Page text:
When is a person no longer a person? Or more pointedly, when is a person no longer the person he was?
When are the memories, the habits, the reasoning — the essence — gone and the human that remains but a familiar shell with a blank slate inside?
Some would say never. Some wonder.
‘‘Yep,’’ says Mike Pyle, the former Bears center.
The big man with the white Hemingway beard is reclining in a lounge chair in his room at the Silverado Memory Care Community in Highland Park. He had been asked if he remembered 1963, the year his Bears team won the world championship, three years before the first Super Bowl.
His eyes are bright, but there is not much that seems connected.
Was that his first year in the NFL?
‘‘Yep,’’ Pyle says.
‘‘Wasn’t it 1961?’’ gently offers longtime friend Joe Priola, a real estate businessman who often comes here to visit .
‘‘Oh, yeah,’’ Pyle, 74, says. ‘‘Yeah.’’
The fact is, the former Pro Bowl center, the anchor of the Bears’ offensive line from 1961 to 1969, has no idea.
Or rather, like with so many facts, he seems to have an idea, and in the time it takes for him to organize the patterns and images into coherent expression, the idea slips away, much as a squirming fish eludes a weak-gripped fisherman’s hand.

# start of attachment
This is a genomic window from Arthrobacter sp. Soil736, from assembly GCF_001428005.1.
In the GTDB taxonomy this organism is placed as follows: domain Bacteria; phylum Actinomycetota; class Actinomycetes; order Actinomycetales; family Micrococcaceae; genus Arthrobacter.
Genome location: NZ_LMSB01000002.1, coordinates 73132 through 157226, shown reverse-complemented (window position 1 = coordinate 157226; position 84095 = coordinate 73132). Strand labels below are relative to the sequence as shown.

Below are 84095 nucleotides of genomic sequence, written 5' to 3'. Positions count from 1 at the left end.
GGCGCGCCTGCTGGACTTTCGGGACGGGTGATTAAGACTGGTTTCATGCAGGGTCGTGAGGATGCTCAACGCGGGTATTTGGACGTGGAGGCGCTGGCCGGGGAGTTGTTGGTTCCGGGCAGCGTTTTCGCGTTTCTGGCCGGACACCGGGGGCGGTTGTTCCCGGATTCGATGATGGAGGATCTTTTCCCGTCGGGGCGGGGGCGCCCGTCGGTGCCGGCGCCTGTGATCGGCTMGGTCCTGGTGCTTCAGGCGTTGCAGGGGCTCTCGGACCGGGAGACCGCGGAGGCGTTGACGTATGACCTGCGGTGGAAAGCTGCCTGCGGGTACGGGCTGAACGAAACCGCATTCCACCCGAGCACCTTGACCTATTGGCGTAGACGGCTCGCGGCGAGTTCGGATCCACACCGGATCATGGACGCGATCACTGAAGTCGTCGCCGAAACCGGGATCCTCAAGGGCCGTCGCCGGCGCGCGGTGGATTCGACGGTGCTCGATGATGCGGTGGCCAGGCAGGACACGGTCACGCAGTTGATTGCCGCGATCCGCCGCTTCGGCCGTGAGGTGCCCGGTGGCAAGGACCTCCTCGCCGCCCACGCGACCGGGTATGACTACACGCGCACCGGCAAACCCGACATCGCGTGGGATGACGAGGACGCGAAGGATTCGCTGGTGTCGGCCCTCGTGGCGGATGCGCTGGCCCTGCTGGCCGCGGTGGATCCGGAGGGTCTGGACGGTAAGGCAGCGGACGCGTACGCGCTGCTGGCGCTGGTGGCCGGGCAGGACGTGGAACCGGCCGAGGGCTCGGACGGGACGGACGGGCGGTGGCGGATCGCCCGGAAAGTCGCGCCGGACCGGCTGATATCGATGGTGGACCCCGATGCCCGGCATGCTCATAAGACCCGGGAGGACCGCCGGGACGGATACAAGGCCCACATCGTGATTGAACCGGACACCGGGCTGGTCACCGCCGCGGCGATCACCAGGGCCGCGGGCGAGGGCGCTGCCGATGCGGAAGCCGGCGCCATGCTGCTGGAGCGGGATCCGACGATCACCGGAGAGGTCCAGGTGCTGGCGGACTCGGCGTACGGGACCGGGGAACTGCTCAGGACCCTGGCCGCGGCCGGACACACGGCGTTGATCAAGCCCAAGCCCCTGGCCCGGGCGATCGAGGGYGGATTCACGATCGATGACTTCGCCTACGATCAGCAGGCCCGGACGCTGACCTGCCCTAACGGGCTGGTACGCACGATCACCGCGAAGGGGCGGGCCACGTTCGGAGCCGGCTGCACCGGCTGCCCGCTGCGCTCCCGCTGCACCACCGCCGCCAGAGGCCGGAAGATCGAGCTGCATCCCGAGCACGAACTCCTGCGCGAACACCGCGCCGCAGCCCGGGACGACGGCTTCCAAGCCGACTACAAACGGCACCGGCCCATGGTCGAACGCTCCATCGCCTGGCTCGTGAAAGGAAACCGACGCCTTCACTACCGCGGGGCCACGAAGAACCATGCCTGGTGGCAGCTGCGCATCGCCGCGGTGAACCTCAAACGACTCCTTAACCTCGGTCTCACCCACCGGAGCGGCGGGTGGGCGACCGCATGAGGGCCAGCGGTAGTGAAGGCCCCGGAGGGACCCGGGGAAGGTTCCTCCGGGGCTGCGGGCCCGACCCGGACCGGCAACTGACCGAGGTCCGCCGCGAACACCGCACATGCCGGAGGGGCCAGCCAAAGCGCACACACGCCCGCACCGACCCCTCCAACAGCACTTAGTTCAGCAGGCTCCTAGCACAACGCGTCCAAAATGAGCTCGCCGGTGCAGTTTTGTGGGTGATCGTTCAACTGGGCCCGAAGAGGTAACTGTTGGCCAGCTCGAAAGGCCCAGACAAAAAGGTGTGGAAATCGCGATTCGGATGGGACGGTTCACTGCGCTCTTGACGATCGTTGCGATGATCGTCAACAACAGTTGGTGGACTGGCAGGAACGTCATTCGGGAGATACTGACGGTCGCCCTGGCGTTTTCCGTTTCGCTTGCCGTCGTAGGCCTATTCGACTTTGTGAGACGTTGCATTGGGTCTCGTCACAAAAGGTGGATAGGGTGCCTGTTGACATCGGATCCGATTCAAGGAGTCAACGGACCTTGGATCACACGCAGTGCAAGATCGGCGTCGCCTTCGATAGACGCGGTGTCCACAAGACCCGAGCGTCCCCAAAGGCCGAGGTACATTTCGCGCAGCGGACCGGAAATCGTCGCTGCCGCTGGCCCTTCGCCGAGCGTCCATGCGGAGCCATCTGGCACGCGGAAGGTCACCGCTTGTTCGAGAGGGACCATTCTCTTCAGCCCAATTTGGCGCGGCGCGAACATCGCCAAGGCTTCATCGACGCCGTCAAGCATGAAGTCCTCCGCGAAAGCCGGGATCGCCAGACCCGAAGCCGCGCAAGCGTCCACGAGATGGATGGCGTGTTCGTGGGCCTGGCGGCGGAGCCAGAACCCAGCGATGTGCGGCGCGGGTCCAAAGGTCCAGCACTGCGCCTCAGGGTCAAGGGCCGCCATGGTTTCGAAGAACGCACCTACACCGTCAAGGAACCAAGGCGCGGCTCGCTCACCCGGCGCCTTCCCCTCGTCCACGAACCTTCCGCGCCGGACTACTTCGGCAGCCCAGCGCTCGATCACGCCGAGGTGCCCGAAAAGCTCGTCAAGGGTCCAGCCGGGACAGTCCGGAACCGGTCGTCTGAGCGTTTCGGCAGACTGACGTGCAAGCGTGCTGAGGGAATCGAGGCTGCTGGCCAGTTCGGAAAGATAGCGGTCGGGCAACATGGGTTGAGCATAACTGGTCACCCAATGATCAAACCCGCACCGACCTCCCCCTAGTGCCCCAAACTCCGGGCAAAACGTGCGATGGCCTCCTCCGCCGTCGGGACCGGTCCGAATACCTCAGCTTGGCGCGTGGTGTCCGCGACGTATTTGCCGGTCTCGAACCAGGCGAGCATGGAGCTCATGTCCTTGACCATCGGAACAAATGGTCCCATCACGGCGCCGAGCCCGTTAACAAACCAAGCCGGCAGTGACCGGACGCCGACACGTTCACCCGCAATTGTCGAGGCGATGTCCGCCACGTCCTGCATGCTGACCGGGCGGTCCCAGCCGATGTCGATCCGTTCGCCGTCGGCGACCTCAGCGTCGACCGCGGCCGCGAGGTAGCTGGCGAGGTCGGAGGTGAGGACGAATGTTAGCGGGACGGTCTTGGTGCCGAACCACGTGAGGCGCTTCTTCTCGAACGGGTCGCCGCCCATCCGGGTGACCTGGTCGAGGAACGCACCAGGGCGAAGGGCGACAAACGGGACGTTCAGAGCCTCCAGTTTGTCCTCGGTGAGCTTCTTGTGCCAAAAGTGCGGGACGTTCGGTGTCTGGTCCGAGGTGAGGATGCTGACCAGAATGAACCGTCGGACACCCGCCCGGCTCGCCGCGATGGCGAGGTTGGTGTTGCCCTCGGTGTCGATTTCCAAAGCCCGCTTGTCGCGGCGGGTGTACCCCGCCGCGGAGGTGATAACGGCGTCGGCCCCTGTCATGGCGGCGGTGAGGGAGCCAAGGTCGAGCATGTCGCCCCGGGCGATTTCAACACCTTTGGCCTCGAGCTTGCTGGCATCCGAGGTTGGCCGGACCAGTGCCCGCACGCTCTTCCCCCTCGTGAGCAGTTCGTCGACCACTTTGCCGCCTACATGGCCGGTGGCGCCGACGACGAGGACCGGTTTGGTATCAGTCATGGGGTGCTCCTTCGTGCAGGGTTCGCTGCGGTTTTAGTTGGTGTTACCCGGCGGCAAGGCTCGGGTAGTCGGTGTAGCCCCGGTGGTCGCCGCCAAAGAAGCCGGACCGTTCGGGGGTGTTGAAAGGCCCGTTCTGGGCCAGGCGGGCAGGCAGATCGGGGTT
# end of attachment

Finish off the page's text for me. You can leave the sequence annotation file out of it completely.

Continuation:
Pyle has dementia, the curse of too many old-time football players. He has been told he has chronic traumatic encephalopathy, or CTE, the devastating disease that eats away at the brain’s substance, with tau protein flourishing like dead grass in a field of wheat. CTE comes from concussions, from head-banging.
‘‘We went to see Dr. Amen in California back in, oh, 2006,’’ Candy Pyle, Mike’s wife, says. She means Daniel Amen, a psychiatrist who has been labeled both a brain guru and a quack. ‘‘I think he’s a bit of a charlatan, but he did say to Mike, ‘I looked at your brain, and I was horrified!’ ’’
Though looking back, Candy can see that Pyle was obviously showing signs of mental and personality decline for a decade, it was last fall when she realized she could no longer take care of her husband. He had stopped talking and he could barely walk or use his hands, perhaps because of the diabetes he had battled for years.
Thus, he went to Silverado, a national chain that has an arrangement with the NFL to treat all former players with at least three years of service — and dementia — free of charge.
‘‘We have treated about 20 NFL players — we have about a dozen right now,’’ Loren Shook, the president and CEO of Silverado Senior Living, says. ‘‘This is under the ‘88 Plan’ with the NFL.’’
The 88 Plan is a brain trauma program named for Hall of Fame tight end John Mackey, whose number was 88. Mackey was in a near vegetative state from CTE by the time he died in 2011.
But the protocol at Silverado is to treat all the people with CTE, Alzheimer’s disease and other brain wasting conditions as if they are yet dignified, soulful human beings. The residents are encouraged to act as they did when whole, to bring photos and mementoes from home with them.
When I got off the elevator on Pyle’s floor I nearly stepped on a little beige dog named Cody zipping past. He and his pal Molly have the run of the place. Pets are welcome at Silverado, up to and including — at many facilities — goldfish, cats, hamsters, miniature horses, and full-sized ponies. Kids, too, are welcome.